Reviews - SNAPSHOTS OF NOW NOW
Monday 11 April 2011
John Clare dropped in on some of the highly successful Now Now Festival through January.
Monday Jan 24 @ People’s Republic Of Australia
The People’s Republic is a secret venue whose name has an odd association. It is unlikely that anyone in the Now Now network of improvisors would be aware that the Bra Boys were once known as The People’s Republican Army Of Maroubra. This is true and far too complicated to explain here. Hurry on.
I set out on foot to the secret venue and another aspect of Sydney’s beautiful inner west opens in the late afternoon. This is a private address, part of a complex of spaces converted brilliantly from a number of small factories and warehouses. We are a long way from the Bra and in a very different place to the secret venues of the inner city. I don’t think we are in Kansas anymore. This is affluent bohemia. There are a number of Rennie Mackintosh chairs here, or something quite close – close also to Ford Maddox Brown – and I am at last in a position to report that these classics, with their tall, straight and narrow, many-runged backs, are very comfortable. On my right is a cream inner brick wall pierced by 10 small square windows up near the peak of the steeply pitched roof, plus two rectangular ones, narrow, horizontal and smaller still. A composition. In a larger space beyond, polished wood bookshelves climb the wall, on which original paintings hang – rather impressive ones. On the floor beside me on my left there are two carp in a low shallow pool with both Zen-like and classical Greek features. High up through a window on the wall to my left wall I can see succulents in pots on a sort of patio against the blue late afternoon sky.
I am not a chap to envy affluence. In fact I enjoy it vicariously, even though I have reached that dark time in a man’s life when he knows that he will never win the lottery. While not envious, I can be a little uncomfortable. But everyone, needless to say was very very Now Now and nice. The sound is superb. The first performance took place far across the conjoined spaces, diagonally, on a small raised area, and seeing an empty lounge chair I went there. Gerard Crewdson (NZ), slideshow + cornet. Also narration and trombone as it turns out.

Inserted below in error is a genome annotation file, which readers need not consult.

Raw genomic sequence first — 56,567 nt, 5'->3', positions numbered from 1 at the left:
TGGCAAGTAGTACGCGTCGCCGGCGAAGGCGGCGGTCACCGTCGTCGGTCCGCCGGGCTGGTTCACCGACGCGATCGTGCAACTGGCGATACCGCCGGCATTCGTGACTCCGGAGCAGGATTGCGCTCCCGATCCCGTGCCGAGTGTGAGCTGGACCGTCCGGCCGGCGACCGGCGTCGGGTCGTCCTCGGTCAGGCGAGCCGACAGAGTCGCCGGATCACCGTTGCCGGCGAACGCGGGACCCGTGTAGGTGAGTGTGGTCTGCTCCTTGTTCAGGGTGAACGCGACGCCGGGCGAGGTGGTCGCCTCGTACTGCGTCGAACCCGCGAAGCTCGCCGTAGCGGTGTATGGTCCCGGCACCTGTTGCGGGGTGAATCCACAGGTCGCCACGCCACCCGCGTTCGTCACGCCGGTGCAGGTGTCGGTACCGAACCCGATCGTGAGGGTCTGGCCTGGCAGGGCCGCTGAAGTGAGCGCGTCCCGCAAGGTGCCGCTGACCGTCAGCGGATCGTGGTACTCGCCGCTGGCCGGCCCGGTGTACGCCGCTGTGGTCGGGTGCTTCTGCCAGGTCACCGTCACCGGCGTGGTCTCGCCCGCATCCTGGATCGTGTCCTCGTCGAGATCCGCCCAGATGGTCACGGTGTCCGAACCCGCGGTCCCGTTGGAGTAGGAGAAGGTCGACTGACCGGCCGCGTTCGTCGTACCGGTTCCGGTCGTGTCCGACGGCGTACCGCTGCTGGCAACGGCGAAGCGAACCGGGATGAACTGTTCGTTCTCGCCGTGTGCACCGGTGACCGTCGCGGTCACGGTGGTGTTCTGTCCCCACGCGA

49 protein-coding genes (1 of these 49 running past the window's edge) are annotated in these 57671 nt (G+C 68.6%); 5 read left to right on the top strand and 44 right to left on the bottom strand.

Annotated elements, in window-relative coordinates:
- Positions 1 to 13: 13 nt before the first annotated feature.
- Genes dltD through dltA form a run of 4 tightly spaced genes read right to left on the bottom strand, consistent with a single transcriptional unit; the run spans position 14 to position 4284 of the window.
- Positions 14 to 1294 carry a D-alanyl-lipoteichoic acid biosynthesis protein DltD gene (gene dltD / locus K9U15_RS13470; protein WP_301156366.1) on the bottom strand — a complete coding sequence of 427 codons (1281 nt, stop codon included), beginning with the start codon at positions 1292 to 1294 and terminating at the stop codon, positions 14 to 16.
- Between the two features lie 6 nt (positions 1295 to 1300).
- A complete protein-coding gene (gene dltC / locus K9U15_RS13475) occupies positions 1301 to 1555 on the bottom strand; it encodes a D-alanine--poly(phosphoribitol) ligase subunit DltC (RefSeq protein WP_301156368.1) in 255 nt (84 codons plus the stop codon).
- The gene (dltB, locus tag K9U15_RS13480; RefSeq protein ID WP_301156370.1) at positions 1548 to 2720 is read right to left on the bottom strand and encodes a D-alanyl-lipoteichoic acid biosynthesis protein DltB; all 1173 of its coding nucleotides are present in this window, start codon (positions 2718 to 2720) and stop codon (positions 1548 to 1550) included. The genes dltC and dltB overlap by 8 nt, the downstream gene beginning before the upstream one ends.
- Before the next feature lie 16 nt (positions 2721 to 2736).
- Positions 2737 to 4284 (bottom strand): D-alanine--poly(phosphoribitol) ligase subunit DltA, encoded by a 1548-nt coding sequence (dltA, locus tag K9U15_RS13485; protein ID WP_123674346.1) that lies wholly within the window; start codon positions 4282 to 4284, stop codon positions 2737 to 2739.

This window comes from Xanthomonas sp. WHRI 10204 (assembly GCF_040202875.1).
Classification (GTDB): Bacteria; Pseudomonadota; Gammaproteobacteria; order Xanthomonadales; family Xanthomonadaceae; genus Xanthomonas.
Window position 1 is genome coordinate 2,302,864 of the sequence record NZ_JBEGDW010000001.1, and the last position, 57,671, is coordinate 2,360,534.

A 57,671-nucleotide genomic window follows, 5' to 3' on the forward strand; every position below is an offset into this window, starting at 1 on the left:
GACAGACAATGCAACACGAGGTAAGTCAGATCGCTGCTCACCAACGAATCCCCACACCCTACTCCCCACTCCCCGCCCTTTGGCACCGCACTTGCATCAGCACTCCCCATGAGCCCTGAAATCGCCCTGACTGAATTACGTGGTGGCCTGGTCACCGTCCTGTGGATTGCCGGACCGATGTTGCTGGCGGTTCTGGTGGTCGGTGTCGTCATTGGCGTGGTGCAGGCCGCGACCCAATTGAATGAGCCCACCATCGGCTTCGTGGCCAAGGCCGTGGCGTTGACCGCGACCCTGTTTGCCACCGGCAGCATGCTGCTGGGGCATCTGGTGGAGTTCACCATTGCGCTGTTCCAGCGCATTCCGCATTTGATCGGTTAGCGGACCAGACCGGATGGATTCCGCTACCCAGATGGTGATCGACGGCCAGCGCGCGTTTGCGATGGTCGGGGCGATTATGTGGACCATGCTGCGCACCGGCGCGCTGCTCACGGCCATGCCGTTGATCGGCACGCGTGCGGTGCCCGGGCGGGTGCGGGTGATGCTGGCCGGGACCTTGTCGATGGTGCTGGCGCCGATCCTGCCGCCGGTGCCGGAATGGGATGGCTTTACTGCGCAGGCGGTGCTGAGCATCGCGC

Paced in interludes by the periodic ringing of a kind of chanting bowl, and accompanied by hand drawn slides, Crewdson told a fanciful, ingenious, often frightening, sometimes darkly funny and ever-changing creation story dominated by the authority figures of English philosophers Burke and Locke. On a table beside the ringing bowl were the cornet and trombone. Eschewing or disguising any hint of virtuosity, Crewdson played interludes on these instruments that were quite loud, raw, and often lachrymose. It reminded me a little of the performer in Fellini’s La Dolce Vita who moved through a fashionable gathering playing a sad trumpet melody followed mysteriously by a number of balloons – musically that is: Fellini’s figure was a sort of Harlequin or Pierrot as I recall, while Crewdson is a tallish bluff figure dressed on the occasion in somewhat industrial black shirt and trousers with sturdy boots. He is a sturdy, sincere man with a distinct presence that is not very Now Now. I liked him. Rather long, this performance sustained our attention quite powerfully until the end. Here, in very condensed form is my take on Crewdson’s parable. The nature of creation stories, myths and theories is heavily influenced by the prevailing forms of authority and the philosophies behind them, which are in turn influenced by earlier beliefs, which are in turn…..